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EDIT: At first I thought it wasn't working cross domain at all, now I realize it only works in IE

I'm using jQuery to call a web service (ASP.NET .axmx), and trying to us jsonp so that I can call it across different sites. Right now it is working ONLY in IE, but not in Firefox, Chrome, Safari. Also, in IE, a dialog pops up warning "This page is accessing information that is not under its control..." Any ideas?

Here is the code:

    type: "POST",
    url: "http://test/TestService.asmx/HelloWorld?jsonp=?",
    dataType: "jsonp",
    success: function(data) {
    error: function(XMLHttpRequest, textStatus, errorThrown) {
        alert(XMLHttpRequest.status + " " + textStatus + " " + errorThrown);

And the server code is:

public class TestService : System.Web.Services.WebService{
    [ScriptMethod(ResponseFormat = ResponseFormat.Json)]
    public void HelloWorld() {
        string jsoncallback = HttpContext.Current.Request["jsonp"];
        var response = string.Format("{0}({1});", jsoncallback, @"{'prop1' : '" + DateTime.Now.ToString() + "'}");
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Can you show us how you're making the call (I guess how you're injecting the appropriate script element) from the jQuery side? –  Matt Gibson Apr 28 '10 at 15:31
This may be a red herring, giving everything else that's going on, but why are you specifying POST rather than GET? –  Matt Gibson Apr 29 '10 at 10:44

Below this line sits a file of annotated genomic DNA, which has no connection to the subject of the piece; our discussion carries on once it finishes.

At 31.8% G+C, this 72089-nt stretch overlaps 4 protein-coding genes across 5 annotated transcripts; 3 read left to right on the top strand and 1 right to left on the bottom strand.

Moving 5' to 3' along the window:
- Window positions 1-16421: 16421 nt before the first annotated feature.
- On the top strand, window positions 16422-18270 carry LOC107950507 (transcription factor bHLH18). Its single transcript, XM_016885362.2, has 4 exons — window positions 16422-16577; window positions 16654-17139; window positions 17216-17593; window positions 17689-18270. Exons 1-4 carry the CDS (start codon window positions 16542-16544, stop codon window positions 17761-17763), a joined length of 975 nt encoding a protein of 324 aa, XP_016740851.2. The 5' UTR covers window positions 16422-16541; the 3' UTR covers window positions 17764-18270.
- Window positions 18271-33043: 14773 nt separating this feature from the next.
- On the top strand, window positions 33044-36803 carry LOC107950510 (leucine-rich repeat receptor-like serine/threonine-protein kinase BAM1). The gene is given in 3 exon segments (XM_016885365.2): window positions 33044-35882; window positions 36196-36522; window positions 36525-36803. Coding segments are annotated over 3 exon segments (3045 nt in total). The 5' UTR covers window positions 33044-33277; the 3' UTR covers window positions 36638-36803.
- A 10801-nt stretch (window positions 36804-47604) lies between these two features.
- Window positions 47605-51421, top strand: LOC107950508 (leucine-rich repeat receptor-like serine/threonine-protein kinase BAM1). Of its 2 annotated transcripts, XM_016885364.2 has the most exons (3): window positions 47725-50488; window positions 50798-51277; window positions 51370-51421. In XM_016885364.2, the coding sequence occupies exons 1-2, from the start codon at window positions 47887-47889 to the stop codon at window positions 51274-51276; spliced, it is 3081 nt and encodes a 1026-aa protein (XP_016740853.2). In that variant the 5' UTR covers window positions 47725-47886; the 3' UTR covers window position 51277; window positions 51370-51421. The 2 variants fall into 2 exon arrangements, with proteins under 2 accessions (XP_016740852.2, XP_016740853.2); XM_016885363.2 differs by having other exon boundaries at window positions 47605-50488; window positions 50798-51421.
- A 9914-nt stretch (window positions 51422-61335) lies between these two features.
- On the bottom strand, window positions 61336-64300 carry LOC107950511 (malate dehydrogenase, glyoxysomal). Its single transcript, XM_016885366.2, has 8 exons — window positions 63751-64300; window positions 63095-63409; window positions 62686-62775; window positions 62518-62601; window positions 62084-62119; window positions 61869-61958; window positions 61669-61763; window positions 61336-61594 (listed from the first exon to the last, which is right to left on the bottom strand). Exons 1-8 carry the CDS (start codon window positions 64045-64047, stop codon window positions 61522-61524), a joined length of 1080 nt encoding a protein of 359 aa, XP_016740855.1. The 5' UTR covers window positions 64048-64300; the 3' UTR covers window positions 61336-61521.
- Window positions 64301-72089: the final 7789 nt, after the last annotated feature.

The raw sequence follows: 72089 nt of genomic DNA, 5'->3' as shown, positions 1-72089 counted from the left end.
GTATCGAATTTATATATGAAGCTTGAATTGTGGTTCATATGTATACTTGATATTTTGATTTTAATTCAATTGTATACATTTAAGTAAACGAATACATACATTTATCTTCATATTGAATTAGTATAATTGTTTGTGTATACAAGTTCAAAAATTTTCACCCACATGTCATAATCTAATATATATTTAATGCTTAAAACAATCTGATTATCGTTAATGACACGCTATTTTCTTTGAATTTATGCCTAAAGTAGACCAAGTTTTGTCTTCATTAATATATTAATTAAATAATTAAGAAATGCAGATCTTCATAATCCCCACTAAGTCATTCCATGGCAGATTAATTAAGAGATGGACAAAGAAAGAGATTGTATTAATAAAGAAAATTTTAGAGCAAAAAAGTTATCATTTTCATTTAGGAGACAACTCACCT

@Matt Gibson ...that works! If you want to write it up as an answer I'll accept it. Why would that matter much? –  iboeno Apr 29 '10 at 20:48

2 Answers 2

up vote 2 down vote accepted

Glad it's working now.

You're trying to send the parameter, "jsonp" -- that you need to pass for the "padding" part of the json -- as a GET parameter, i.e. in the URL string. Which is the right thing to do.

But because you've specified POST, that's not happening. Effectively, because you're specifying POST, the server is expecting all the parameters to be in the POSTed data, not in GET variables, so it's not checking the URL to retrieve the parameter.

I think it's possible that jQuery is being quite forgiving/smart about how it's doing the JSON evaluation, and therefore still working in IE, because (a) if the server doesn't read the "jsonp" variable, I think it'll send back "({'prop1' : '<today's date>'})", which is still evaluate-able as JSON, and (b) IE doesn't have the same restrictions on cross-site scripting ("same origin" policy) as the other browsers. But I'd need to debug it to be sure.

I'd suggest using FireBug in Firefox to debug what's going on with this sort of request in the future, but the main take-away is that if you're sending parameters as part of the URL, use GET, not POST.



share|improve this answer
Thanks for the explanation! –  iboeno May 3 '10 at 13:31

Unless you specify the jsonp and/or the jsonpCallback option, jQuery auto-generates the function name for you, and adds a query param like callback=jsonp1272468155143. Which means your application needs to output using that function name.

You can always set jsonpCallback to test, in which case your example would work.

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